I know you have a story you will tell us about this Bud, but if you say the words “Cheez Whiz” it gets you the expression I’m trying to get you to have. The key is you must maintain it when you are happy and when you’re not so happy, mad, sad, scared, you keep it all the time because if you drop it, they’ll think “what’s wrong, what happened?”
Now five: “be human”, and obviously everything we’ve talked about is along those lines. Human doesn’t mean being inappropriately intimate, you don’t have to tell someone you bathe with a sponge versus a washcloth. What human does, talk to them as a human. Everybody out there has aging parents. They don’t want to get cancer. They worry about their children’s future. They want to keep a roof over their house, they don’t want to get sick themselves, they like green lights over red lights. We are more allowed to be liked, it’s up to you to initiate. You can roll in number one. That’s why I said there’s no order here. You initiate revealing something human about you to connect, or you could ask a question. I mean, my husband is a cowboy – he’s not into business at all and he will meet my CEO clients and one of the questions he loves to ask is how did you meet your wife? Well for some reason no one ever asks him and they love to tell that story, even if they’re getting divorced, that was at least a good story at one time. And it’s a very human thing, it’s a question. My husband could ask “how did you increase shareholder value last year” and that will not make it, but “how did you meet your wife?” works. Obviously you can see that ties into being human.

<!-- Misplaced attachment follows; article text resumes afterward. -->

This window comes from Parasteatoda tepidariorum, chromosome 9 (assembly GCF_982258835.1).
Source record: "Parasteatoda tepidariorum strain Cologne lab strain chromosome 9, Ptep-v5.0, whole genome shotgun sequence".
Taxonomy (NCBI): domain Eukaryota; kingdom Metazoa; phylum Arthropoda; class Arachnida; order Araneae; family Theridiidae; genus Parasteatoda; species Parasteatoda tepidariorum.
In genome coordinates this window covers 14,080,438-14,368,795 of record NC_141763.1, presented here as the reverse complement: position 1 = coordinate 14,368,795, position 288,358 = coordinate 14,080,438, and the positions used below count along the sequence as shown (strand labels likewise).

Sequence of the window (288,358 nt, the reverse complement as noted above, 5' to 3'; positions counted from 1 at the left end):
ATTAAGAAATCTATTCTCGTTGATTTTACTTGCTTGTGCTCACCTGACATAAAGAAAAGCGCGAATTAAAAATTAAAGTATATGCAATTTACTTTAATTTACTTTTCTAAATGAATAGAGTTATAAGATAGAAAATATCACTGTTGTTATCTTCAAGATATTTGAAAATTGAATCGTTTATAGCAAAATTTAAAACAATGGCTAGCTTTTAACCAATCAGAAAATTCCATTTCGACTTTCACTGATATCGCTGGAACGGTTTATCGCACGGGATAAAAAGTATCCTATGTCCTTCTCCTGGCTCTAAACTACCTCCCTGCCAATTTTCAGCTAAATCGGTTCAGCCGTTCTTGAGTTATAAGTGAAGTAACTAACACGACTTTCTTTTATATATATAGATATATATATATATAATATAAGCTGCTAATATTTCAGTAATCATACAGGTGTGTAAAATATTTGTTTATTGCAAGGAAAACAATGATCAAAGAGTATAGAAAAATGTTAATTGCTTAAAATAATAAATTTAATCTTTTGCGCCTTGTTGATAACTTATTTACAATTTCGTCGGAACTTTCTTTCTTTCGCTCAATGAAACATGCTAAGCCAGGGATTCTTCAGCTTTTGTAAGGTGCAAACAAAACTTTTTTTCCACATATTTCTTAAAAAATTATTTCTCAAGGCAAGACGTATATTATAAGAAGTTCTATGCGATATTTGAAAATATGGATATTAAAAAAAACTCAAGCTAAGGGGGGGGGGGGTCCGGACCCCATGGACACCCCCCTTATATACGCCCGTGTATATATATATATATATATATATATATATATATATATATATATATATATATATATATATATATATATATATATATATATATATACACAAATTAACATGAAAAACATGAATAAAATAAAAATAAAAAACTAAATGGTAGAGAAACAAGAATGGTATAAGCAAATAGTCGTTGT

Bud: So it’s a matter of connecting people to people, person to person.